However, there are one or two exceptions. The only way a hunter can exceed the three-buck bag limit is through the harvest of certain bonus deer. Bucks taken on designated TWRA-managed hunts that are designated as bonus bucks will increase your tag limits. But you'll want to closely review the WMA listings and limits in the TWRA's 2006 Tennessee Hunting & Trapping Guide. Also, some bucks taken on either national wildlife refuges or other federally managed lands are designated as bonus deer. You'll also want to review the regulations at each of these facilities when hunting there.

THE MAN BEHIND THE MATH

Daryl Ratajczak, Tennessee's big-game program coordinator, said no earth-shattering changes came out of the deer-hunting season session of the Tennessee Wildlife Resource Commission meeting last May. Franklin County and Smith County were added to Unit L, but there were no large-scale new regulations passed that affect buck hunting.

You'll be hard-pressed to find anyone more satisfied right now with the state of Tennessee's deer herd than Ratajczak. The three-buck bag limit appears to be working well and our percentages of older bucks in the harvest are outdoing many other big-deer states. Ratajczak said from an age-structure standpoint, Tennessee's harvested deer herd ranks among the best in the nation. But percentages can be, he said, misleading under some circumstances, since they paint what he called "a rosy picture." That's why at last May's commission meeting, Ratajczak gave up on percentages and went straight to the raw data to compare Tennessee's deer harvests with that of Kentucky. He said biologists look at data to make decisions, not by what they see in the woods.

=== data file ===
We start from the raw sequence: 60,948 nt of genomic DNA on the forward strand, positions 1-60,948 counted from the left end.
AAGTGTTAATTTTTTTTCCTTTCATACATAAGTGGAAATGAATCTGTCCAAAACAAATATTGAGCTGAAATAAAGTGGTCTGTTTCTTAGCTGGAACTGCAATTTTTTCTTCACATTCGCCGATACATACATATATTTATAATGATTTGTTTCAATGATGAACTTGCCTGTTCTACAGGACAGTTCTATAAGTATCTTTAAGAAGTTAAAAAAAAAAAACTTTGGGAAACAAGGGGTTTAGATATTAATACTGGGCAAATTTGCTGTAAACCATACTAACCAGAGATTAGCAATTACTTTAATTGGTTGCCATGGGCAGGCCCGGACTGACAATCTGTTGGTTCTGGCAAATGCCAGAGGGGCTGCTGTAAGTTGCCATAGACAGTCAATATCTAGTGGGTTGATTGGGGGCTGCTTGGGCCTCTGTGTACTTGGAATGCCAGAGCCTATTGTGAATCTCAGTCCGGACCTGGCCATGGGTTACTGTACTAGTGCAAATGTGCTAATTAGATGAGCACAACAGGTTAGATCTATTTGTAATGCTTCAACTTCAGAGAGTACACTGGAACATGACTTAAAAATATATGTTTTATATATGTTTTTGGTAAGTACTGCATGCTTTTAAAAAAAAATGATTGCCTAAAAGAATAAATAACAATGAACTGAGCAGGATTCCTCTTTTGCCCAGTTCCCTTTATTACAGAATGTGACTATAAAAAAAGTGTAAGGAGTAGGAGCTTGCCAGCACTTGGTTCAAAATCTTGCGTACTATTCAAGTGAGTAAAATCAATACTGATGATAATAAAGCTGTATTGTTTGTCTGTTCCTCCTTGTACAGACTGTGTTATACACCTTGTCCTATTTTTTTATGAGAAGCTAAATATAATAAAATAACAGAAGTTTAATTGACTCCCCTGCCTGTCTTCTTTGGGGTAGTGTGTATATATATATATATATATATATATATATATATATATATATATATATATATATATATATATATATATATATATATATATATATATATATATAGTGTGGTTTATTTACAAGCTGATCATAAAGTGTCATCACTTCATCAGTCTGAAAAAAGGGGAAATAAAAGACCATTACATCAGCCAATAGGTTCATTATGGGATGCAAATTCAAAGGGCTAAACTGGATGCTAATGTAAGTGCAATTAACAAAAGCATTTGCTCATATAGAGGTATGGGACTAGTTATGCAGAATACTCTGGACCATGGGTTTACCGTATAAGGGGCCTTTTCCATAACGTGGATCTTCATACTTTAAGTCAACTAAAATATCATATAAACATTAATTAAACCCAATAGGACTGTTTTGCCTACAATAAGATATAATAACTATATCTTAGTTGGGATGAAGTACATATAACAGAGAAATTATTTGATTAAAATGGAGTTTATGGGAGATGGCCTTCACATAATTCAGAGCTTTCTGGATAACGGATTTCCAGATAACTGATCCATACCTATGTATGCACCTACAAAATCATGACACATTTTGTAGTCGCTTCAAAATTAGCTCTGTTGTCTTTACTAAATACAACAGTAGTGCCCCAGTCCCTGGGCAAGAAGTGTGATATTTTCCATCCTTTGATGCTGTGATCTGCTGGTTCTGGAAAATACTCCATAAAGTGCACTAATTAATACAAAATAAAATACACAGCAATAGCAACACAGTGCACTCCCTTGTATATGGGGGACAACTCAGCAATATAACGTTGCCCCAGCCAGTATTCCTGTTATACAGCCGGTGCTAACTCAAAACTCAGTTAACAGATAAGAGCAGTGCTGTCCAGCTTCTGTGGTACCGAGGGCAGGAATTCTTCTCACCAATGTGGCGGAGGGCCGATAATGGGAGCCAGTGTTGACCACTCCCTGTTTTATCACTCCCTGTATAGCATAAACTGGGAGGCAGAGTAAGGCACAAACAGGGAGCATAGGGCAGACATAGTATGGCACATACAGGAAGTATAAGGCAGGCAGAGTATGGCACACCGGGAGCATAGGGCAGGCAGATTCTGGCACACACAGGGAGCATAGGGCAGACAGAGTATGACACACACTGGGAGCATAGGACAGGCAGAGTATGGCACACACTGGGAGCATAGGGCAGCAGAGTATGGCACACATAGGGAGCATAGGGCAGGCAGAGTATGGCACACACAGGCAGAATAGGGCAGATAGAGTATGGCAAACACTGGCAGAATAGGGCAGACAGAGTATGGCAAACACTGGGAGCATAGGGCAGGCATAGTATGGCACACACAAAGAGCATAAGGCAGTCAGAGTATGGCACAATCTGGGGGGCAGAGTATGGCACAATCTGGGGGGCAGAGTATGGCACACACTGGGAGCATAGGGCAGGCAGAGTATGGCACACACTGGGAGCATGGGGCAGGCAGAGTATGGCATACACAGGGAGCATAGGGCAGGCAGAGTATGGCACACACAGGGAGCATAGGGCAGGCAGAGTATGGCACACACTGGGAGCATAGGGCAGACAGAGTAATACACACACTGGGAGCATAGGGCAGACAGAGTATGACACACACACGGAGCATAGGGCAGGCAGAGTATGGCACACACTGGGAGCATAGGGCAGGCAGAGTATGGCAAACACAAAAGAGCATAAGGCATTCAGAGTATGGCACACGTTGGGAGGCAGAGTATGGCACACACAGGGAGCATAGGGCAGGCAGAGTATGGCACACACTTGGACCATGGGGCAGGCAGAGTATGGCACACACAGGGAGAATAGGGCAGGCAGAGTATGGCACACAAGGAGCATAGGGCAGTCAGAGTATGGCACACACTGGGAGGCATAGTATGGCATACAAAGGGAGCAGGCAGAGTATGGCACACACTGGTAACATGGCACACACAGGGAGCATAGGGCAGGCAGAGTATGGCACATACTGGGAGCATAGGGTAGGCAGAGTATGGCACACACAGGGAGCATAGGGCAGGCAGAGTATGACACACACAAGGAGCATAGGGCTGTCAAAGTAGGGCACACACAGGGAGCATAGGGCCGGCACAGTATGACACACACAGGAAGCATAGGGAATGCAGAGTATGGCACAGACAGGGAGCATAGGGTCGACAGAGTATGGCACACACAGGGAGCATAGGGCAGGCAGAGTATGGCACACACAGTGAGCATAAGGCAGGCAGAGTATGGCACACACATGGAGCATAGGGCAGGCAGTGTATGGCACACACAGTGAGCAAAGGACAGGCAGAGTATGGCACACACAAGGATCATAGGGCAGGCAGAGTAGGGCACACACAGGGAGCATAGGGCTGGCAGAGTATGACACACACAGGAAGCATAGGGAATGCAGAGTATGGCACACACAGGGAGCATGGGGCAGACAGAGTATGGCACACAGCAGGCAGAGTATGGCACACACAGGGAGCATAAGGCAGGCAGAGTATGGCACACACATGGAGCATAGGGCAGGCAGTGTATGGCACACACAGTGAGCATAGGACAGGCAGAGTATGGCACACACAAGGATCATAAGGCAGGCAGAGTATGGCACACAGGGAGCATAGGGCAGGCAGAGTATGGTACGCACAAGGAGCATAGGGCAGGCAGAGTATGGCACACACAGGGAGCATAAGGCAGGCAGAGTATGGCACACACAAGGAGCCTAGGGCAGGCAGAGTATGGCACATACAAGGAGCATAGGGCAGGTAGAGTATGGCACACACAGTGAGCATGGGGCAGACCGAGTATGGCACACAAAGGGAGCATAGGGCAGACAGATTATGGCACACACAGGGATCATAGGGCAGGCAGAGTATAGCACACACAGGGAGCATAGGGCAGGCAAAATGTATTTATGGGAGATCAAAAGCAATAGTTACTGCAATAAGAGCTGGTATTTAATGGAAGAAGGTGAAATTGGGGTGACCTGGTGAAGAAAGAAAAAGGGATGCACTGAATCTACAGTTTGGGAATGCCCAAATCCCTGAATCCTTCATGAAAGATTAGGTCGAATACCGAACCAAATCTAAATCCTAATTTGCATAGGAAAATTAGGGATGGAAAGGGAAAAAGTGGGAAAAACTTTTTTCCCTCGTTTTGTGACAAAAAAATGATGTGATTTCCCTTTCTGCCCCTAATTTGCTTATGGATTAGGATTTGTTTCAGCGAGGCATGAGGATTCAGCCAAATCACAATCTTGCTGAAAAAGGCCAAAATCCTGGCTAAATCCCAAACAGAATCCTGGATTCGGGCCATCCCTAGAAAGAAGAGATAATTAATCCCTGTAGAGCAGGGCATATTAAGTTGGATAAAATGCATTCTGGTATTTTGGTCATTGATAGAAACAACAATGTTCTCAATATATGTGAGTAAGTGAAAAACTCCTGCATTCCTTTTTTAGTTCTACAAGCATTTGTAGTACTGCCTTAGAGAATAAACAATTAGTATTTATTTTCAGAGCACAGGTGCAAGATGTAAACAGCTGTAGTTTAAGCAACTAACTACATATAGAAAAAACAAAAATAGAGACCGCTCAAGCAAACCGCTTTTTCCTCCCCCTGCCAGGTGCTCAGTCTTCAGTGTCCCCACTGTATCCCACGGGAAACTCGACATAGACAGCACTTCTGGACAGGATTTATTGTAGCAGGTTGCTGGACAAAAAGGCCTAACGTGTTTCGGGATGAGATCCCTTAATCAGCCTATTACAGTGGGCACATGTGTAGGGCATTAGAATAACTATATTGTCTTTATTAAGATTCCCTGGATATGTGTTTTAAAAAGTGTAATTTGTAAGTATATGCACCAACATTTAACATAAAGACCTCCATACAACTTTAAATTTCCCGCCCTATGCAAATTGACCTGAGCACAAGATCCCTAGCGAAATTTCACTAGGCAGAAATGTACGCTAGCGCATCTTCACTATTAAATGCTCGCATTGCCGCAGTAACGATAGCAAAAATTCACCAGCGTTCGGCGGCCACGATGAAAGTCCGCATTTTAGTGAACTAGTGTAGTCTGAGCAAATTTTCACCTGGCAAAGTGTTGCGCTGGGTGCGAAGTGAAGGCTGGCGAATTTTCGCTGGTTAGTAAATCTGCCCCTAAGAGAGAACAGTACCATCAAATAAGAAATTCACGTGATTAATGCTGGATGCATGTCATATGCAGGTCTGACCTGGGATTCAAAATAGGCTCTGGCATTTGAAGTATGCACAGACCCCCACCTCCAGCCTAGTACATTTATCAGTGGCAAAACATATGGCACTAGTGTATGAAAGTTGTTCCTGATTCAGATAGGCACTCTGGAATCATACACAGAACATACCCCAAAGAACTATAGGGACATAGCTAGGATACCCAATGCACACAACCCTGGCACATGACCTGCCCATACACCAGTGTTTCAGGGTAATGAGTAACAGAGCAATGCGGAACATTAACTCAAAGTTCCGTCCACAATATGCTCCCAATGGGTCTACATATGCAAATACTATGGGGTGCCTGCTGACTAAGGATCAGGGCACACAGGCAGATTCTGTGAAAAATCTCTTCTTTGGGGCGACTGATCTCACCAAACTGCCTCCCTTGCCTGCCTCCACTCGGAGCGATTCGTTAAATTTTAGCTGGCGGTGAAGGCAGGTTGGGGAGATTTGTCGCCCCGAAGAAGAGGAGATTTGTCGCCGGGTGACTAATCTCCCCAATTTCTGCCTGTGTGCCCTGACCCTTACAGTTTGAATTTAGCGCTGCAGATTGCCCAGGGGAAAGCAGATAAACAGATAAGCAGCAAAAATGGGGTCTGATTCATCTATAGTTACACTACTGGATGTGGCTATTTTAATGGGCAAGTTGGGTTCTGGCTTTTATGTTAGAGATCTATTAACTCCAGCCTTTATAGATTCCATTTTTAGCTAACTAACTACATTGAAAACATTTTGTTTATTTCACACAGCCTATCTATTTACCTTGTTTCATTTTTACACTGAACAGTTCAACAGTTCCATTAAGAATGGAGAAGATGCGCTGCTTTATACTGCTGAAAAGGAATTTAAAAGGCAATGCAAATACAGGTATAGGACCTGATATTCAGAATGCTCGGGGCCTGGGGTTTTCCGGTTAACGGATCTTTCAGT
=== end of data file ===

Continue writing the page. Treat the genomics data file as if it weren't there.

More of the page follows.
Ratajczak said that before

1998, Kentucky hunters were harvesting more older age-class bucks than their Tennessee counterparts. Since 1998 and the three-buck bag limit inception, Tennessee has produced more older age bucks. Looking at the raw numbers, more than half of Tennessee's bucks harvested are 2 1/2 years old or older. Kentucky has yet to claim that milestone.

Comparing apples with apples in 2004, Kentucky hunters harvested 28,000 older class bucks compared with 42,000 in Tennessee. That raw figure difference has been increasing steadily for the last five years. In that period, Kentucky's harvest of older bucks increased from 18,000 to 28,000, while Tennessee's rose from 32,000 to 42,000. On top of that, the numbers show that Kentucky hunters harvest about one buck over 2 1/2 years of age for every two square miles, and Tennessee hunters take one buck of that caliber in only one square mile.